Exam 1: US History
#4: “Geography shaped the settlement patterns of New England.”
As American colonists began to spread throughout the east coast in 1600’s New England, geography had a profound impact on settlement patterns. The early (mostly Puritan) settlers of New England were faced with a lack of fertile soil, a short growing season, heavily forested and rocky terrain that made farming difficult. Instead of making their living by farming, New Englanders were loggers, fishers, whalers, and shipbuilders. Geography led New England to develop into an industrial and commercial region.
The fast-moving rivers of New England were utilized to run mills and machinery that manufactured goods. A working class developed along the shores of these rivers and communities flourished in the small villages that began to pop-up. Homes and businesses were built in rings around a common building, such as a town hall, and often shared woodlands and pastures for livestock. Due to the harsh terrain of the land, homes were often placed close together and farms were fairly small.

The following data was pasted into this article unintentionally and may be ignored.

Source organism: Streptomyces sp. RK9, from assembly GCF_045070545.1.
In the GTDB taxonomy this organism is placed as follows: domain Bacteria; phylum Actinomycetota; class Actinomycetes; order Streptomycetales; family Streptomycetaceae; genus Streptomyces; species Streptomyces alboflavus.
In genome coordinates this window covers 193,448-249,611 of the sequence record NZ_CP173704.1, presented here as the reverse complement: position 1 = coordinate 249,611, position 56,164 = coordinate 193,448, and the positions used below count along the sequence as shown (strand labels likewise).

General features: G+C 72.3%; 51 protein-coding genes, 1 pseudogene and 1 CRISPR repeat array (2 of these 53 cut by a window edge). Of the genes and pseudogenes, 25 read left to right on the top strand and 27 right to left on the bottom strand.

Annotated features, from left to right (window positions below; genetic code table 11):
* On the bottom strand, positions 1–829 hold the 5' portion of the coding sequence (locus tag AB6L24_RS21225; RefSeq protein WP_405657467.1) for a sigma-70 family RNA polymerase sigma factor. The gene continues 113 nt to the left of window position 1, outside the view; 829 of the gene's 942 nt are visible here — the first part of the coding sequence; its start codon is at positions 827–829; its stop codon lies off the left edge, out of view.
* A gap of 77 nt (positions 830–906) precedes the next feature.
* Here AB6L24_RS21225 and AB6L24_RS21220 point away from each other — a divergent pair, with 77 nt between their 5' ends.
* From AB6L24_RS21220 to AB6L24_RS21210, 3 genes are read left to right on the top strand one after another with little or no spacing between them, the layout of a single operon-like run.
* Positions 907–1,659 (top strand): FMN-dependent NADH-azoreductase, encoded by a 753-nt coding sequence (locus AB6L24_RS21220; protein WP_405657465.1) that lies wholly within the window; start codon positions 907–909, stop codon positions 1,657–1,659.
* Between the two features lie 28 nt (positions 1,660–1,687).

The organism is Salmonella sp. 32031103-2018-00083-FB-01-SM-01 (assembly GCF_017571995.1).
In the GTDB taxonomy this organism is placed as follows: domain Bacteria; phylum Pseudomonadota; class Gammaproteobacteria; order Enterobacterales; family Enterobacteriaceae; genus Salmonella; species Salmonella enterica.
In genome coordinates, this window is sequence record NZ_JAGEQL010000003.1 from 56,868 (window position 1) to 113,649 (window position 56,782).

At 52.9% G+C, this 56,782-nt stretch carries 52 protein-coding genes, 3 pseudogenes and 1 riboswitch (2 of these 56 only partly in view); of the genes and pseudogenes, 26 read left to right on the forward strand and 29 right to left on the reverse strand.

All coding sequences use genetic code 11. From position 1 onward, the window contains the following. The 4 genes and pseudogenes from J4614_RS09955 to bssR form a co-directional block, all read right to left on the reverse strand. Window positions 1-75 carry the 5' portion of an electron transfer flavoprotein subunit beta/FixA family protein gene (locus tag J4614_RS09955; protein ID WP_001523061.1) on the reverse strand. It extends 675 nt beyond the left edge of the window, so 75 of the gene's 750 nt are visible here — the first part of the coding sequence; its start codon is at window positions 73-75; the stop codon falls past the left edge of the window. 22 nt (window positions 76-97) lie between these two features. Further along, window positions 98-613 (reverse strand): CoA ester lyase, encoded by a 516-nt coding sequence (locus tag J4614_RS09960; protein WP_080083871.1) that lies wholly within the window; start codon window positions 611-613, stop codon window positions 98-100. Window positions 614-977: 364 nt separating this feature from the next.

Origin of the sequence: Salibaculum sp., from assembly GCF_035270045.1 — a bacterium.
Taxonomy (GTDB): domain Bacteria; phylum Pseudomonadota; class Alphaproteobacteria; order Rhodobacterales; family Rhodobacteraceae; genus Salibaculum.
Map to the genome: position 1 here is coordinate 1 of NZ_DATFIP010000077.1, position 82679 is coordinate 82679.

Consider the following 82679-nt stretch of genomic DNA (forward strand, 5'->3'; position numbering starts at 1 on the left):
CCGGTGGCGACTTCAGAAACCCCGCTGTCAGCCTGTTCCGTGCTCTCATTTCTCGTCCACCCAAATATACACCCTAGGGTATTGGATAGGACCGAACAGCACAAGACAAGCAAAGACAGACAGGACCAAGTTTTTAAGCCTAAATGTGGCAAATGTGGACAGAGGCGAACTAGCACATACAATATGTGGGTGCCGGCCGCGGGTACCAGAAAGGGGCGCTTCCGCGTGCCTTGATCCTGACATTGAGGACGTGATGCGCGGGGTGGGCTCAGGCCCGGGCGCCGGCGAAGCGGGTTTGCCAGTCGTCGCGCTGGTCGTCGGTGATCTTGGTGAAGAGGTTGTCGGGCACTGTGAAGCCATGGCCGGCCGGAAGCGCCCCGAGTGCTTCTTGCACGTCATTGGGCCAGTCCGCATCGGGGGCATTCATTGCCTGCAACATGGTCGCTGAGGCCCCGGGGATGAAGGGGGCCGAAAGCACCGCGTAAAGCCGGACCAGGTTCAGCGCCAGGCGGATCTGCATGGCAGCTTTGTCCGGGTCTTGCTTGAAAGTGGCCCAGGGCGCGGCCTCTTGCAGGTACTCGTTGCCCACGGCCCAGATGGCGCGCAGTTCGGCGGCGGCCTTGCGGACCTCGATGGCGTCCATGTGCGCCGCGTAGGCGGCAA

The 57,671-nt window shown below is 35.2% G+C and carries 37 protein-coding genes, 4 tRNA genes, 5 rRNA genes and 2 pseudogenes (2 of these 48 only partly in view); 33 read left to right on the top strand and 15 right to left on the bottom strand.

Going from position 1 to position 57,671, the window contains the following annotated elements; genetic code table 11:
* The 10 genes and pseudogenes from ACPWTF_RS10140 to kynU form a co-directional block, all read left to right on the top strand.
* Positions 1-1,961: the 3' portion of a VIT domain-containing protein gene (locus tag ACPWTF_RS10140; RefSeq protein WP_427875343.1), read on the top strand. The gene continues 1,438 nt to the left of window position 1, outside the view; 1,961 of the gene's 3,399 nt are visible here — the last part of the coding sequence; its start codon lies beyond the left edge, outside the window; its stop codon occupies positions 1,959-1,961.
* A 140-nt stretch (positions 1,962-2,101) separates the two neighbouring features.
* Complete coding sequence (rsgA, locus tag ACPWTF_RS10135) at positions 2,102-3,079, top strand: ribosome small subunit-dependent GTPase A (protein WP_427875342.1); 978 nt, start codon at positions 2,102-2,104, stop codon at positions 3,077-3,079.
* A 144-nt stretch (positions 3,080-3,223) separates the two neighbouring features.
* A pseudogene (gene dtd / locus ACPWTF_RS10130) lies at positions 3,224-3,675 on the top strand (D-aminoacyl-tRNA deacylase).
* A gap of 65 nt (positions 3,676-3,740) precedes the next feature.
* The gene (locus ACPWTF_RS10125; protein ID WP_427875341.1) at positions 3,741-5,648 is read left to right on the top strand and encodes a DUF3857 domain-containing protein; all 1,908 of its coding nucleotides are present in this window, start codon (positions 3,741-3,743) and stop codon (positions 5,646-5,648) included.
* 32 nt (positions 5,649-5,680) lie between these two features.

The Connecticut River is the longest river in New England. From 1760-1791 the Connecticut River valley saw an explosion in settlement. Once a huge glacial lake, the river valley was left with rich soils suitable for farming after the glacier receded. In addition, the river made for excellent transportation and in 1791 had 53 towns along its border.
Lumber was a major natural resource of New England and Boston harbor became one of the foremost locations for shipbuilding during colonial life. Lumber was also a major export of the time and businessmen flocked to the city of Boston to provide their goods to